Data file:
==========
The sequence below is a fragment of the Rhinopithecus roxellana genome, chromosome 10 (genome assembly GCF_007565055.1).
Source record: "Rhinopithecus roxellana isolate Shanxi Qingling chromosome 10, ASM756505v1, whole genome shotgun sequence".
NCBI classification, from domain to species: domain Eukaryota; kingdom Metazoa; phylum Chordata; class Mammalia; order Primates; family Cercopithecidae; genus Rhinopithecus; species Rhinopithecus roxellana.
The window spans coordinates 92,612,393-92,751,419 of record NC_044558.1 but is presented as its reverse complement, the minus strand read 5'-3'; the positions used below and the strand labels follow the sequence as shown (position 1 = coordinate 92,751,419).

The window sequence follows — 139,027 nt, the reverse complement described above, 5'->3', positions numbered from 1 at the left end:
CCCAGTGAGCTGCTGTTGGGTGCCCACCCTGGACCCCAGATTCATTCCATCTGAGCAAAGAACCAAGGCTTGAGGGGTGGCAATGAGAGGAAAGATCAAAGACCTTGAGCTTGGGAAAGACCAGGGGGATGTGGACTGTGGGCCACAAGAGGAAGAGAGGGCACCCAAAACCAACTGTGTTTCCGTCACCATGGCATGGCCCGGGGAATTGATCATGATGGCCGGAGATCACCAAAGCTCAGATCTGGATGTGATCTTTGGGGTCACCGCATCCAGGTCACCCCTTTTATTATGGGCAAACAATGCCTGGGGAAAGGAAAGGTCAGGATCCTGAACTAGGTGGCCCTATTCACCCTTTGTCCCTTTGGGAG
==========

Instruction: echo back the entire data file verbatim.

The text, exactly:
The sequence below is a fragment of the Rhinopithecus roxellana genome, chromosome 10 (genome assembly GCF_007565055.1).
Source record: "Rhinopithecus roxellana isolate Shanxi Qingling chromosome 10, ASM756505v1, whole genome shotgun sequence".
NCBI classification, from domain to species: domain Eukaryota; kingdom Metazoa; phylum Chordata; class Mammalia; order Primates; family Cercopithecidae; genus Rhinopithecus; species Rhinopithecus roxellana.
The window spans coordinates 92,612,393-92,751,419 of record NC_044558.1 but is presented as its reverse complement, the minus strand read 5'-3'; the positions used below and the strand labels follow the sequence as shown (position 1 = coordinate 92,751,419).

The window sequence follows — 139,027 nt, the reverse complement described above, 5'->3', positions numbered from 1 at the left end:
CCCAGTGAGCTGCTGTTGGGTGCCCACCCTGGACCCCAGATTCATTCCATCTGAGCAAAGAACCAAGGCTTGAGGGGTGGCAATGAGAGGAAAGATCAAAGACCTTGAGCTTGGGAAAGACCAGGGGGATGTGGACTGTGGGCCACAAGAGGAAGAGAGGGCACCCAAAACCAACTGTGTTTCCGTCACCATGGCATGGCCCGGGGAATTGATCATGATGGCCGGAGATCACCAAAGCTCAGATCTGGATGTGATCTTTGGGGTCACCGCATCCAGGTCACCCCTTTTATTATGGGCAAACAATGCCTGGGGAAAGGAAAGGTCAGGATCCTGAACTAGGTGGCCCTATTCACCCTTTGTCCCTTTGGGAG